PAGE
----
Feds unlikely to launch campaign finance probe anytime soon
For weeks, leading Democrats have castigated pro-Republican special interest groups involved in the current election campaign for what they describe as secretive fundraising practices.
In an effort to call further attention to the activities of groups like American Crossroads GPS, a political fundraising committee which GOP guru Karl Rove helped to set up, some prominent Democrats and non-partisan election watchdogs have written law enforcement agencies demanding official investigations.
But there is little indication that any relevant agency is going to launch an in-depth probe anytime soon.
In early October, the liberal activist group MoveOn.org sent a letter to the Justice Department demanding that it investigate allegations that the U.S. Chamber of Commerce had received election-related funds from unspecified foreign sources — something the Chamber emphatically denies. A similar request for an investigation was sent by Senator Al Franken, a Minnesota Democrat, to the Federal Election Commission.
Around the same time, two political finance watchdog groups, the Campaign Legal Center and Democracy 21, sent a letter to the Internal Revenue Service requesting an investigation into whether Crossroads GPS is violating its status as a tax-exempt organization by spending too much of its time and resources on electioneering.
Senator Max Baucus, chairman of the powerful Senate Finance Committee, also sent a letter to the IRS requesting that it conduct a broad “survey” of such tax exempt groups to see if they are following the rules or merit further inquiry.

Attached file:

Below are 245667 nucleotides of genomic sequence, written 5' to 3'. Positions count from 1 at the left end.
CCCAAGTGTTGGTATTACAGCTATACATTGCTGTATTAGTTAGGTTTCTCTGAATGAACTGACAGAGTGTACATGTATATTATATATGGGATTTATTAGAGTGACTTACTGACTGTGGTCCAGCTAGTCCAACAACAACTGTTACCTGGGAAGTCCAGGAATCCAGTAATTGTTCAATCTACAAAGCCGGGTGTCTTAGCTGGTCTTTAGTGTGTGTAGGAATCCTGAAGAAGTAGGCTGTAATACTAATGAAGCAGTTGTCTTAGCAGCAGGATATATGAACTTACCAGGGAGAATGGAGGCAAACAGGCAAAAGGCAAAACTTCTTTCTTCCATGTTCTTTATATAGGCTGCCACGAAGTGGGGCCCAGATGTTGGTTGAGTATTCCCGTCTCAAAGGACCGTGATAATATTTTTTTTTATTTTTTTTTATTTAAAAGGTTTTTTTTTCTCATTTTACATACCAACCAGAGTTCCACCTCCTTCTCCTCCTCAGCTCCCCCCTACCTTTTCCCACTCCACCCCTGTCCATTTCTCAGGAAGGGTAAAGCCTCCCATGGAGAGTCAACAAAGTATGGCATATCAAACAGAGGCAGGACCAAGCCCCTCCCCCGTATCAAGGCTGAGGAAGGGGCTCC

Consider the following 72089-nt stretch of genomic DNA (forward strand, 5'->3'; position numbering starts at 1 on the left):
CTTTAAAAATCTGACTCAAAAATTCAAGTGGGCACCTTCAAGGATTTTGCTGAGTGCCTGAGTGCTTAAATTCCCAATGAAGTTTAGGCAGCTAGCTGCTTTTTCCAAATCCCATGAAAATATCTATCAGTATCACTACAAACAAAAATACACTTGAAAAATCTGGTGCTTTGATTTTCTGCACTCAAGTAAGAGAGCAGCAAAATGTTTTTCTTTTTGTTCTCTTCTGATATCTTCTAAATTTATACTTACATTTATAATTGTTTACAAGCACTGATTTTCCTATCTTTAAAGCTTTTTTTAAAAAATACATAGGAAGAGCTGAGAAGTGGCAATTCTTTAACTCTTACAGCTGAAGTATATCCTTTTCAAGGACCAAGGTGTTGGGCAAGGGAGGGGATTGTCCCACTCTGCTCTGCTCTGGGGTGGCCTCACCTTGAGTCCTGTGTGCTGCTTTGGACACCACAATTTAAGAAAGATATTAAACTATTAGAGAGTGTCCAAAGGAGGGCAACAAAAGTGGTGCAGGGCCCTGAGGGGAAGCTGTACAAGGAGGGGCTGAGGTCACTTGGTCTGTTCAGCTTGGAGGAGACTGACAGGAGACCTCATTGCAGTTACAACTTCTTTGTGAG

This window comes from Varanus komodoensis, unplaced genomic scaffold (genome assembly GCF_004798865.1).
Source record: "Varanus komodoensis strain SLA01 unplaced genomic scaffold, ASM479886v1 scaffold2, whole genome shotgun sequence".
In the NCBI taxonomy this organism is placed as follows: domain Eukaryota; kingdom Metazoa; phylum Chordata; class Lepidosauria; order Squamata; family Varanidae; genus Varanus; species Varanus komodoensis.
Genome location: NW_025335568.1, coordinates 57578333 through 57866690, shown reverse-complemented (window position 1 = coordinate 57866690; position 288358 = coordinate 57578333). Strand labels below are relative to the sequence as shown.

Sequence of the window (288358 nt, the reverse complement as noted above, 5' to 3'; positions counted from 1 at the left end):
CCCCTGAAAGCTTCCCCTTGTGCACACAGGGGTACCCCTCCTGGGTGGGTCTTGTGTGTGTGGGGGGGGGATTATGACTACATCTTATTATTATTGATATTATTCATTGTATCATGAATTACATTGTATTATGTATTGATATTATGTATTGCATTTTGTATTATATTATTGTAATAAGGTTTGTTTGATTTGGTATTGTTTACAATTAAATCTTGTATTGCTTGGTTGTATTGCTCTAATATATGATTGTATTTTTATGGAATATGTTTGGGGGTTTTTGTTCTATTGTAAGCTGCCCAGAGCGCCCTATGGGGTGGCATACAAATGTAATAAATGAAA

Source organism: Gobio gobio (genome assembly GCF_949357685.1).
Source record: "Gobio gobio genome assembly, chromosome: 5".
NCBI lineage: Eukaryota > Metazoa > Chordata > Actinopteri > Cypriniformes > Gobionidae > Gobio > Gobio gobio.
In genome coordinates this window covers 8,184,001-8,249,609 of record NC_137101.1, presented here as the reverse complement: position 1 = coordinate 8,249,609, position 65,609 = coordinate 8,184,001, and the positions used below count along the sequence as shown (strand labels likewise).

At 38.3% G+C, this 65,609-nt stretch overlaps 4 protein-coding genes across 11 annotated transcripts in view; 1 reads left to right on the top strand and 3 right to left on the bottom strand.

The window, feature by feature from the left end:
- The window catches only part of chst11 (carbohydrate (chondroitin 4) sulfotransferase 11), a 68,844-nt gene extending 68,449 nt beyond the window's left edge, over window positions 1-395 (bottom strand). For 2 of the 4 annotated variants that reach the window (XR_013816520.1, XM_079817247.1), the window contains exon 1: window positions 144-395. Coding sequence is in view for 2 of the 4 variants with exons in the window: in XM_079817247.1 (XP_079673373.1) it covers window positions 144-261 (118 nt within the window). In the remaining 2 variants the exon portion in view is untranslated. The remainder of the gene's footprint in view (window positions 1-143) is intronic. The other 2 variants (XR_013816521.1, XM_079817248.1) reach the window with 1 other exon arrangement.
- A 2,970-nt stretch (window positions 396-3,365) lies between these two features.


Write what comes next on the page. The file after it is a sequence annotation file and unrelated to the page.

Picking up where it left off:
Groups targeted by pro-Democrat and liberal activists for such complaints, including the Chamber of Commerce and Crossroads GPS, insist they are operating entirely within the law and vigorously deny any wrongdoing.
And for the moment there is no sign that any government agency is going to take any urgent action in response to the assorted requests for investigations. A Justice Department spokesman had no comment, and IRS officials say they never comment on the existence of tax-related investigations.
But an official familiar with Obama Administration policy on campaign finance told Reuters that the Justice Department is not likely to act any time soon on the complaints it has received from MoveOn. And other campaign finance monitors say they see no indication that the IRS has decided to open a major investigation, though they also say that if such an investigation was under way, because of IRS confidentiality practices it might not become public for years. (A spokeswoman for Baucus referred inquiries to the IRS).
Campaign finance experts say that political gridlock at the Federal Election Commission, short-staffing and secrecy at the IRS, and a major Supreme Court ruling which made it easier for business groups to finance campaign ads have made it very difficult for Federal authorities to even investigate, let alone crack down on, some of the practices Democrats and activitists have complained about.
Photo credit: Reuters/Fred Prouser (Karl Rove in July 2008)